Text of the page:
1 Thessalonians 5:12-22
(2nd Sunday of Advent)
This morning, our sermon text is Paul’s final instructions to the Christians in Thessaloniki. They were a church who, in one sentence, were always worried about the future. What’s Paul’s last word to them? An instruction to hold in high regard those who work hard in God’s kingdom—and to “warn those who are idle and disruptive.” He continues, “encourage the disheartened, help the weak, be patient with everyone.” Then he continues, “Rejoice always!” Paul’s last instructions to a worried church are to find JOY in one another and in God.
But here’s the thing about Joy: you can’t force it! You can make yourself smile, but you can’tmake yourself be happy. It might be easy to talk about Joy, but why don’t we do it? Why aren’t we joyful all the time?
Introduction: Barriers to Joy
In my work, I get to talk with all kinds of people—young and old, people with seemingly easy lives (situations) and those with difficult ones. I get to know people from different ethnic groups and with different abilities. And so I can tell you both from personal experience and from almost ten years of ministry that our situation never present an insurmountable barrier to joy. Joy can be found in any situation! That doesn’t mean that it always is; but let me give you a few examples.
Consider people with disabilities. A person with disabilities has to reckon with his or her limitations on a regular basis. They need to ask for help more than some others of us. But you only need to to go a Friendship group meeting on Thursday nights to see that those people know the joy of Jesus Christ! It’s not just that they are happy or sing loudly when they know and love the song; you can see that they love one another deeply and are comfortable with each other. They love to make room for one another and the joy in that room and in their lives is palpable and real.
Take another example: I visited with Peter and Nelleke Smit this week; Peter has been living at Carewest for 12 years and has had health problems for over 40 years! When I asked Nelleke about their difficult situation, she said, “I just don’t know any different!” Then, when I asked her if she had a favourite Bible verse, she suggested we read Philippians 4:4, which says, “Rejoice in the Lord always. I will say it again: Rejoice! …The Lord is near.” Peter and Nelleke shared deep and meaningful joys during their lives together and I could clearly see and their love, just sitting in the room with them.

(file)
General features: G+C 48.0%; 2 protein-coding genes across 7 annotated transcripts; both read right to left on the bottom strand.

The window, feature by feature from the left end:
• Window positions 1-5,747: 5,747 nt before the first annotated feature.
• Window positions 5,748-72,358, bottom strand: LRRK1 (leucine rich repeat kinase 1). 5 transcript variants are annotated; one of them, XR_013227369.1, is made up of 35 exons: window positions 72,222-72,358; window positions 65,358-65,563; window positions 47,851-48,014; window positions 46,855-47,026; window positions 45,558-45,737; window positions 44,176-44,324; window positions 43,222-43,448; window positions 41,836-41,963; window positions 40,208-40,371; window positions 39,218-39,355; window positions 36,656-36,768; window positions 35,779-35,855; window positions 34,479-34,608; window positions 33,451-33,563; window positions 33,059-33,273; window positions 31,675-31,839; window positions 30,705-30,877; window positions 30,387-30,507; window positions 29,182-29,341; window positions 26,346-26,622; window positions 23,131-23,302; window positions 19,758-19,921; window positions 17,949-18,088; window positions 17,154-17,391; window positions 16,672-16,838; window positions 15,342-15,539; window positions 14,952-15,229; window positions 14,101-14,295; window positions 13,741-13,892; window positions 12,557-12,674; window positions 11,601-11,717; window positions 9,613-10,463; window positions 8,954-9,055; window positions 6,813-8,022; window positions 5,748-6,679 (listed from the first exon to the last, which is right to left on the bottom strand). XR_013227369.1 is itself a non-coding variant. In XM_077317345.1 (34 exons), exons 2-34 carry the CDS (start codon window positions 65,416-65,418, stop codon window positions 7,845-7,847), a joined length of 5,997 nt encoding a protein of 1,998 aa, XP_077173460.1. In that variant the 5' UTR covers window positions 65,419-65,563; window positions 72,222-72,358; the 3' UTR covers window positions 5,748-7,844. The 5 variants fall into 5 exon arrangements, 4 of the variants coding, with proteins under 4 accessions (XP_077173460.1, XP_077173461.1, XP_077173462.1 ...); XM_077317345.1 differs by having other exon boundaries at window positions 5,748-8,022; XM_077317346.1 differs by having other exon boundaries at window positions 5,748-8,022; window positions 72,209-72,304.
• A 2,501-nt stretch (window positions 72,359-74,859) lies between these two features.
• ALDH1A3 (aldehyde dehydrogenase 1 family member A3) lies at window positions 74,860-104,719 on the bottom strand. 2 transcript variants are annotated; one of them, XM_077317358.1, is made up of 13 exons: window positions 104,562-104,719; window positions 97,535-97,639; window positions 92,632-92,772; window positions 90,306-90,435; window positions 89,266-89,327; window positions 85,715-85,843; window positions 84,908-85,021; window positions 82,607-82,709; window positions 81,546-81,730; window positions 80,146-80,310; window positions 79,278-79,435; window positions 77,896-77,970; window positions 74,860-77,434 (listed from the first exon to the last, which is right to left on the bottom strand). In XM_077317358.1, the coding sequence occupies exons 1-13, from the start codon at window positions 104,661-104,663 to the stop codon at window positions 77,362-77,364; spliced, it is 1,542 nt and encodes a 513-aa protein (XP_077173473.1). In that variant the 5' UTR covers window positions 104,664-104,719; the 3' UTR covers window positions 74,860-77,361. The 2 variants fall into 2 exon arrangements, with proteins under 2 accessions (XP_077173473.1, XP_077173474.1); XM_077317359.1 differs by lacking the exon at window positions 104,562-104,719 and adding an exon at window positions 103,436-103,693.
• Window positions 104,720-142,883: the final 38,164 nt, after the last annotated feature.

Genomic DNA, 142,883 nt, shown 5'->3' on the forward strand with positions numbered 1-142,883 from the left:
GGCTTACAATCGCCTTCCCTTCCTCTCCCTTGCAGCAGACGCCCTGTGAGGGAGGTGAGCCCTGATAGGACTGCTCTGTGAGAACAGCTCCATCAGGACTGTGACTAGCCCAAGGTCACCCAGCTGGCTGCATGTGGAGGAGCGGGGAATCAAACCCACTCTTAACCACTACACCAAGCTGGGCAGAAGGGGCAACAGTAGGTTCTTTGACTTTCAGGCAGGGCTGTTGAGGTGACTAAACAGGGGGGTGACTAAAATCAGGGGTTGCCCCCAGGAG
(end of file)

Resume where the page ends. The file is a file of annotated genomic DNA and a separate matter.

Joy is an internal reality that can be found regardless of our circumstance. So why aren’t we joyful all the time? If it’s not because of external situation, it is because of internal realities. And this week I felt God leading time to focus on those internal realities: particularly on SHAME and REGRET.
For two thirds of the world who live in collectivist cultures; shame is your bad social standing, given to you by others. This affects every area of your life, including your self-worth as a person. Shame means that you are a problem; you are less than; you are not welcome in one specific situation or maybe even in general. You might have shame because of what you did, what your family member did, or because of something that was done to you. Either way, your shame weighs you down because it separates you from the lifeblood of the community. When you live with this shame, joy feels difficult, if not impossible.
For the remaining third of the world who live in individualistic cultures; shame is your internal feeling of lack of self-worth. Again, because of what you have done or what was done to you, you sense that you are not worthy of love or admiration or value. This also is a deep-rooted feeling within you that goes beyond explanation and cannot be simply solved or even addressed. When you live with this shame, joy feels difficult, if not impossible.
Regret, of course, is connected to shame. Regret is about the past: the things that, again, we have done or left undone. The things that were done to us or the things that we longed for that were never given to us or afforded us.
Experiences of shame and past regrets—negative emotions and experiences— MASSIVELY influence our HOPE for the future (last week); but they also destroy our JOY in the present. It’s important to note that both Shame and Regret are non-redemptive. In other words, shame and regret will never lead to healing or wholeness. They must be addressed, forgiven, or covered over. This is because Shame and Regret are a part of the sin of our world; the sinfulness of our world. They are themselves perversions of God’s good creation. In other words, shame and regret are a part of our sin nature. And sin is a cancer. Sin does not create new things, but twists and sours and damages God’s good creation(s). Furthermore, shame and regret form a vicious cycle—they build on themselves and drag us further and further down into a vicious cycle of damage: Sin damages us psychologically. Sin damages us socially and culturally. Sin even damages us genetically (disease, predisposition toward violence, etc)